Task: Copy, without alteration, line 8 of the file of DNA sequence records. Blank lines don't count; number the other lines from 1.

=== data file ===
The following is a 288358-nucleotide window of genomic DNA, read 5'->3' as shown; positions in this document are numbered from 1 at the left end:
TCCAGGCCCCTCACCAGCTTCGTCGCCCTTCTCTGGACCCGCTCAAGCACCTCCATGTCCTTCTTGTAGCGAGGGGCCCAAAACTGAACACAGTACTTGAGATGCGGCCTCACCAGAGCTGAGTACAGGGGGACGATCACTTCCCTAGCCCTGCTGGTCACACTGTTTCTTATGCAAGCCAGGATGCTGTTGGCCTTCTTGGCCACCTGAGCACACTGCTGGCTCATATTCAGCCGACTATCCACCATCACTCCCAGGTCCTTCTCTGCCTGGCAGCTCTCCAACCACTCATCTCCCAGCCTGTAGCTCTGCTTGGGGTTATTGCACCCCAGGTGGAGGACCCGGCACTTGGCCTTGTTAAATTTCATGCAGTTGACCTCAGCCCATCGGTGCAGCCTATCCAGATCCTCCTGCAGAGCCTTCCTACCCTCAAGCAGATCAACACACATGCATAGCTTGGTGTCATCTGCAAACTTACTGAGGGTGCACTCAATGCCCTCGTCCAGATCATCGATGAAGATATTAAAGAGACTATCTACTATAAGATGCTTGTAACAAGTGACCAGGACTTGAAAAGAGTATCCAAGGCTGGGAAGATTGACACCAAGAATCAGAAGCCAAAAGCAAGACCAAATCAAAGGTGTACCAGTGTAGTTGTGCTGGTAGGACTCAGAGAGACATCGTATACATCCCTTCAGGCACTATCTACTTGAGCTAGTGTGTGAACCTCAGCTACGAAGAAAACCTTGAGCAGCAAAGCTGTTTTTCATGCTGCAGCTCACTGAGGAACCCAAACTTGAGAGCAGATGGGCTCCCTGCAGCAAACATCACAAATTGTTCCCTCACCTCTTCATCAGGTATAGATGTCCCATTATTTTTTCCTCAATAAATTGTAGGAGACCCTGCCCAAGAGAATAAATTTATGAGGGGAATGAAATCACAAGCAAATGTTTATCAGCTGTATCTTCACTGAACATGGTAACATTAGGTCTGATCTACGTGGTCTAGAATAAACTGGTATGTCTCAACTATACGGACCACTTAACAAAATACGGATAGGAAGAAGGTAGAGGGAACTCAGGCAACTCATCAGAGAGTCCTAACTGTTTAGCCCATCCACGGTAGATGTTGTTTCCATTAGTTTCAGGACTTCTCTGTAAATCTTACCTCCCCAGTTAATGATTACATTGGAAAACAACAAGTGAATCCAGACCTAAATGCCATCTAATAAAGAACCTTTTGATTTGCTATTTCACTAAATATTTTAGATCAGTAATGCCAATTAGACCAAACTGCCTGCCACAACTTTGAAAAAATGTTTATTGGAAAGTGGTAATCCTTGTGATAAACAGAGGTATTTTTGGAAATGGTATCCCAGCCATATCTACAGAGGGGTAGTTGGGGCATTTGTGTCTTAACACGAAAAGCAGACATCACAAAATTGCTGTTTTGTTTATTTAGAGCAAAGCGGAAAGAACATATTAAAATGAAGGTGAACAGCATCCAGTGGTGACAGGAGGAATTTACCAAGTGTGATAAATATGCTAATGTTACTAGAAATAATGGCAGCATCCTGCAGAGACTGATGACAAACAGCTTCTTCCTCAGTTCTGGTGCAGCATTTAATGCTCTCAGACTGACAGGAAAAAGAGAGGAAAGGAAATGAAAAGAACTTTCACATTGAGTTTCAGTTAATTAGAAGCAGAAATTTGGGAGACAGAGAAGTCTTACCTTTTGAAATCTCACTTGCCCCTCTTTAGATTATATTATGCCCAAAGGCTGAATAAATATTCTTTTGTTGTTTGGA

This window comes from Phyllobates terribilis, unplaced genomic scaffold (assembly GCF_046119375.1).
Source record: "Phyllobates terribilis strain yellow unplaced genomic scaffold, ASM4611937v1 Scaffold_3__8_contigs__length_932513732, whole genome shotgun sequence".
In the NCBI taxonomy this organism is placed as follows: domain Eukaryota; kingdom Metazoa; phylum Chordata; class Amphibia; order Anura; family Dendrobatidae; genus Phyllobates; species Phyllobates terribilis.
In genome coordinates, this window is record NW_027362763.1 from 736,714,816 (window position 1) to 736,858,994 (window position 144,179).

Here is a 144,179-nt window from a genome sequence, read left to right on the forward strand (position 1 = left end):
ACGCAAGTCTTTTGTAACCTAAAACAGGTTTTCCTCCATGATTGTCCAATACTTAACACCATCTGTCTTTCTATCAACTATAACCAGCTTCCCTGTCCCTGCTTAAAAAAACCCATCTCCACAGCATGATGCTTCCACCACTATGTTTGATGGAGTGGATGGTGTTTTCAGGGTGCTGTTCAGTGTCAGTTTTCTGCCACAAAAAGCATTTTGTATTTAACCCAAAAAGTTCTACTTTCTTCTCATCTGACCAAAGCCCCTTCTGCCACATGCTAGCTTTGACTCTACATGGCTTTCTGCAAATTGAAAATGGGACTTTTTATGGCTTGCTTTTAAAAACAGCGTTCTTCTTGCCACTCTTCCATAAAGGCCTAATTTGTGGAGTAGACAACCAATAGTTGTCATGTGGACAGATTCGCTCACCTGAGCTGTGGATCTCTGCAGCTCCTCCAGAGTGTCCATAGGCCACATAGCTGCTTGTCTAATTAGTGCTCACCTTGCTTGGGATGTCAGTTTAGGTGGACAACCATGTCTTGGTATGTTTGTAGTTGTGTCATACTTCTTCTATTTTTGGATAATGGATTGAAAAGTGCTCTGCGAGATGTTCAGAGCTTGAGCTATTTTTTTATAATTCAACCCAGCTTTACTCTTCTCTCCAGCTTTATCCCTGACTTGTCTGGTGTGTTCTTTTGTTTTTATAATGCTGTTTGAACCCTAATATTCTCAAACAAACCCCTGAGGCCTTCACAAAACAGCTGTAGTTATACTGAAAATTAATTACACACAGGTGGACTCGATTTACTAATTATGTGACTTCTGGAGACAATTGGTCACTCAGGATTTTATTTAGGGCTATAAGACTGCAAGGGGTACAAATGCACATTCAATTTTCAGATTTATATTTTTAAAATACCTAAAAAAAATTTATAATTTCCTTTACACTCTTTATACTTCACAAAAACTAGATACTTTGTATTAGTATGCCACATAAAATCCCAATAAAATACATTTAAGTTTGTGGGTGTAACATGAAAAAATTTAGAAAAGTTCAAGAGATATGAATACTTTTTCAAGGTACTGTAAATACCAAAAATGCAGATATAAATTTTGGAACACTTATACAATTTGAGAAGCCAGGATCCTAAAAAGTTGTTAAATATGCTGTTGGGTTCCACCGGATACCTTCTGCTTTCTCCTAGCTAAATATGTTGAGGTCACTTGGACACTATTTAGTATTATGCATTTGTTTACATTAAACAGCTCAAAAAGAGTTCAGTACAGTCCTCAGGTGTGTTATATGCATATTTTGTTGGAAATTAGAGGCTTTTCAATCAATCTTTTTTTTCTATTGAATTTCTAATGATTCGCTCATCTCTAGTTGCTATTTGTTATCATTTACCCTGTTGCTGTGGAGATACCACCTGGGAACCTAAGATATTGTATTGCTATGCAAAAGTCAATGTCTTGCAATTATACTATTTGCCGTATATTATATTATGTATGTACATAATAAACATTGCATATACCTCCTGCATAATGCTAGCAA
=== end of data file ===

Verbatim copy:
ACGCAAGTCTTTTGTAACCTAAAACAGGTTTTCCTCCATGATTGTCCAATACTTAACACCATCTGTCTTTCTATCAACTATAACCAGCTTCCCTGTCCCTGCTTAAAAAAACCCATCTCCACAGCATGATGCTTCCACCACTATGTTTGATGGAGTGGATGGTGTTTTCAGGGTGCTGTTCAGTGTCAGTTTTCTGCCACAAAAAGCATTTTGTATTTAACCCAAAAAGTTCTACTTTCTTCTCATCTGACCAAAGCCCCTTCTGCCACATGCTAGCTTTGACTCTACATGGCTTTCTGCAAATTGAAAATGGGACTTTTTATGGCTTGCTTTTAAAAACAGCGTTCTTCTTGCCACTCTTCCATAAAGGCCTAATTTGTGGAGTAGACAACCAATAGTTGTCATGTGGACAGATTCGCTCACCTGAGCTGTGGATCTCTGCAGCTCCTCCAGAGTGTCCATAGGCCACATAGCTGCTTGTCTAATTAGTGCTCACCTTGCTTGGGATGTCAGTTTAGGTGGACAACCATGTCTTGGTATGTTTGTAGTTGTGTCATACTTCTTCTATTTTTGGATAATGGATTGAAAAGTGCTCTGCGAGATGTTCAGAGCTTGAGCTATTTTTTTATAATTCAACCCAGCTTTACTCTTCTCTCCAGCTTTATCCCTGACTTGTCTGGTGTGTTCTTTTGTTTTTATAATGCTGTTTGAACCCTAATATTCTCAAACAAACCCCTGAGGCCTTCACAAAACAGCTGTAGTTATACTGAAAATTAATTACACACAGGTGGACTCGATTTACTAATTATGTGACTTCTGGAGACAATTGGTCACTCAGGATTTTATTTAGGGCTATAAGACTGCAAGGGGTACAAATGCACATTCAATTTTCAGATTTATATTTTTAAAATACCTAAAAAAAATTTATAATTTCCTTTACACTCTTTATACTTCACAAAAACTAGATACTTTGTATTAGTATGCCACATAAAATCCCAATAAAATACATTTAAGTTTGTGGGTGTAACATGAAAAAATTTAGAAAAGTTCAAGAGATATGAATACTTTTTCAAGGTACTGTAAATACCAAAAATGCAGATATAAATTTTGGAACACTTATACAATTTGAGAAGCCAGGATCCTAAAAAGTTGTTAAATATGCTGTTGGGTTCCACCGGATACCTTCTGCTTTCTCCTAGCTAAATATGTTGAGGTCACTTGGACACTATTTAGTATTATGCATTTGTTTACATTAAACAGCTCAAAAAGAGTTCAGTACAGTCCTCAGGTGTGTTATATGCATATTTTGTTGGAAATTAGAGGCTTTTCAATCAATCTTTTTTTTCTATTGAATTTCTAATGATTCGCTCATCTCTAGTTGCTATTTGTTATCATTTACCCTGTTGCTGTGGAGATACCACCTGGGAACCTAAGATATTGTATTGCTATGCAAAAGTCAATGTCTTGCAATTATACTATTTGCCGTATATTATATTATGTATGTACATAATAAACATTGCATATACCTCCTGCATAATGCTAGCAA